While witty and amusing, his nine life lessons resonate enormously with me – in summary:

  1. You don’t have to have a dream
  2. Don’t seek happiness (keep busy and make someone else happy, and you may get some as side effect)
  3. Remember, it’s all luck
  4. Exercise
  5. Be hard on your opinions (Identify your biases, your prejudices, your privileges)
  6. Be a teacher (Even you are not a teacher, be a teacher)
  7. Define yourself by what you love (be demonstrative and generous in your praise of those you admire. Be pro-stuff not just anti stuff)
  8. Respect people with less power than you.
  9. Don’t rush (there is only one sensible thing to do with this empty existence, and that is, fill it).

20171109_090522.jpgBut back to the drawings – next I attempted a rendition of a china Buddha figurine which once again I picked up in an op shop a long while ago.

While not formally an adherent, from what little I understand I am sympathetic to many Buddhist tenets, framing the possibility of a joyful embrace of the emergent universe – echoed in Tim Minchin’s riff on our ’empty existence’. Such was the intent of my subsequent digital employment of the sketch …



One lunchtime I went along to  the presentation  by Mark Deuze, Professor of Journalism Studies at the University of Amsterdam. It was an engrossing presentation – an interesting and engaging hour or so well spent. He spoke about journalism start-ups & his forthcoming book, Beyond Journalism, which was the basic theme of his talk.

20171115_111047.jpgHe described the operating environment for journalists as being ‘liquid’, meaning that conditions are changing faster than ways of acting can consolidate into habits and routines.  He was essentially describing the hollowing out of institutional journalism. He described the situation of media workers in terms of precariousness or precarity; that is not knowing and not having control over what will happen next.

There was discussion of the journalist as a DJ, able to mix and match roles and value systems, of portfolio careers and cross subsidised work styles, of journalists as individual brands, of how contemporary media workers are never ‘not at work’.  Coincidentally, the next day the Productivity Commission published a report is called “Shifting the Dial” which looked a range of public services in Australia, but had some damning observations around higher education. While acknowledging the important role universities play in society it also pointed out that the way they are funded and operated is leading to less than ideal outcomes for students.  The report I read noted that:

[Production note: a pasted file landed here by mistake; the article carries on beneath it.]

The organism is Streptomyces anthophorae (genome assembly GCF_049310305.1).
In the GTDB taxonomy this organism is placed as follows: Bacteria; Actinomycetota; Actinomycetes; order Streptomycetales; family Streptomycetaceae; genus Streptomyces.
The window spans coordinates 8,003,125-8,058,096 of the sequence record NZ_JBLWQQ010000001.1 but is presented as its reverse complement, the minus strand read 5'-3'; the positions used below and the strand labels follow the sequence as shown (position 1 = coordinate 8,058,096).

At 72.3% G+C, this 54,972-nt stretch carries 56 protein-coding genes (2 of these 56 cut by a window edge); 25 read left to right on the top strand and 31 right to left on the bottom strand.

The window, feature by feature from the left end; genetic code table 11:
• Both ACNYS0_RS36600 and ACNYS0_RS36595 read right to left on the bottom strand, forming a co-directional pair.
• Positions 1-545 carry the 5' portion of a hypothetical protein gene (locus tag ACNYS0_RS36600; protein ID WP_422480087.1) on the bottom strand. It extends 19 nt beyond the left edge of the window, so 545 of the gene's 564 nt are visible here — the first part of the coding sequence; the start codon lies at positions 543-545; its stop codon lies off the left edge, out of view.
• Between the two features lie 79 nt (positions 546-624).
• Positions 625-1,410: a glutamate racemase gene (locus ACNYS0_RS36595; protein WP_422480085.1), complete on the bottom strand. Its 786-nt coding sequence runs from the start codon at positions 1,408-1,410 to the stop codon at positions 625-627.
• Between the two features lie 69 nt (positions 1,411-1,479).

Only 70 percent of graduates are employed in full-time work. That’s the lowest level since records began in 1982, and we’ve been on a steady decrease for the past decade. Also, nearly one-third of the graduates who are employed are working in jobs that don’t require their degree.

But wait, there’s even more! Graduate starting salaries have been declining when compared to average earnings, which means degrees are becoming less valuable at the same time the cost of study is increasing.

I found this profoundly interesting in the context of Tim Minchin’s address and given the observations I had made in my recent blog Thinking about education, work & AI, with the long story short  view that the world of information (how it is stored, distributed, navigated and utilised) has changed immeasurably over the last couple of decades, and the tertiary sector has struggled / is struggling to keep pace and stay relevant.

I guess we might just have to armour-up … I enjoyed sketching the suit of armour figure that I have treasured as a birthday gift from my eldest son many years ago. If it looks a little robotic, I guess that guys in armour actually did look a bit like robots.


My next subject perhaps also holds a shield – this was a kitsch china figurine I found by the roadside, which I painted into more basic colours and augmented with other found objects to create a sculptural assemblage that engages enigmatically with time and change.


I blended the drawn image with a recent photograph of weathered street posters to good emergent effect, while I have used the assemblage in photographic studies from time to time as well …


Nearing the end of the report into my adventures with charcoal, I drew this small wooden Balinese bust that I  picked up somewhere on my travels.  Perhaps an earlier photographic study captured something of the calm and reflective air it conveys …


… while the experimental combination of the sketch with a image of a dilapidated street poster  produced an image, that for me, somehow provides a powerful abstract summary of what this blog is trying to do and say.